WEDNESDAY, Jan. 10, 2018 (HealthDay News) — A considerable proportion of patients with small-cell lung cancer (SCLC) do not receive chemotherapy or radiation therapy, according to a study published online Jan. 4 in JAMA Oncology.
Todd A. Pezzi, M.D., from the University of Texas MD Anderson Cancer Center in Houston, and colleagues examined utilization rates and factors associated with chemotherapy and radiation therapy delivery for limited-stage SCLC. Data were analyzed from 70,247 cases from 2004 to 2013 in the National Cancer Database.
The researchers found that initial treatment was chemotherapy and radiation therapy, chemotherapy alone, radiation therapy alone, and neither (55.5, 20.5, 3.5, and 20.0 percent, respectively), with median survival of 18.2, 10.5, 8.3, and 3.7 months, respectively. On multivariable analysis, being uninsured correlated with a reduced likelihood of chemotherapy and radiation therapy (odds ratios, 0.65 and 0.75, respectively). Medicare/Medicaid insurance did not impact chemotherapy use, while the likelihood of radiation therapy delivery was independently reduced with Medicaid and Medicare (odd ratios, 0.79 and 0.86, respectively). On adjusted analysis, lack of health insurance, Medicaid, and Medicare correlated with shorter survival (hazard ratios, 1.19, 1.27, and 1.12, respectively), while chemotherapy and radiation therapy correlated with survival benefit (hazard ratios, 0.55 and 0.62, respectively).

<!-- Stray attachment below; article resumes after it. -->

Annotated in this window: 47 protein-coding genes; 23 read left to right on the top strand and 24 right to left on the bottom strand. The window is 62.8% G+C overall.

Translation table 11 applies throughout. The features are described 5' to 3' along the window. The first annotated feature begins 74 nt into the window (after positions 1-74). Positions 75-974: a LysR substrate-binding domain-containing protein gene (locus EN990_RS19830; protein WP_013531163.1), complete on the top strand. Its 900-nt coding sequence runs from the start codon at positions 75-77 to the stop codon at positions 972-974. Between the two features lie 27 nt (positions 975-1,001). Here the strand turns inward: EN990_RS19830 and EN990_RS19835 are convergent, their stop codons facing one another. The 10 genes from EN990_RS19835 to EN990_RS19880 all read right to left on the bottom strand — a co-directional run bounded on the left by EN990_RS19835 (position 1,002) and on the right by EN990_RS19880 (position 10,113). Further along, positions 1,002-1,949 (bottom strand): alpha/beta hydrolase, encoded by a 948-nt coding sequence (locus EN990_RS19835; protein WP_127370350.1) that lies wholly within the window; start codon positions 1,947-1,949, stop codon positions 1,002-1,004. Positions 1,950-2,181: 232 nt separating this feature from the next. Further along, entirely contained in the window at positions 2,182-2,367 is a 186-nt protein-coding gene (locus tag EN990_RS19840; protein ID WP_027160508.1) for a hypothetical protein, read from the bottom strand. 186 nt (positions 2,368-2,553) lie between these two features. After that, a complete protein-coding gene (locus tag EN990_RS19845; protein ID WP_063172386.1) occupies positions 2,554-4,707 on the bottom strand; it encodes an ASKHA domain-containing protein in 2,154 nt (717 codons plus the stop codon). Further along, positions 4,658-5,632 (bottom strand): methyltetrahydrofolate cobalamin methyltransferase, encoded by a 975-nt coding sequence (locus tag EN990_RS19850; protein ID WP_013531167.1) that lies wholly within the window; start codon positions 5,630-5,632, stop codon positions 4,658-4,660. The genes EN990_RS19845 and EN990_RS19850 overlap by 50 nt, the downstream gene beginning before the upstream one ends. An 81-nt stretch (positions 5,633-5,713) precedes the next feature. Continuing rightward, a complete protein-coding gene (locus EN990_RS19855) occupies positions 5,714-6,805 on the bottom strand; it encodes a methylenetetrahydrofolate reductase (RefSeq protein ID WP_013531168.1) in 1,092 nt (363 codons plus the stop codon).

“Substantial proportions of patients documented in a major U.S. cancer registry did not receive radiation therapy or chemotherapy as part of initial treatment for limited-stage SCLC, which, in turn, was associated with poor survival,” the authors write.
One author disclosed financial ties to Elekta AB.
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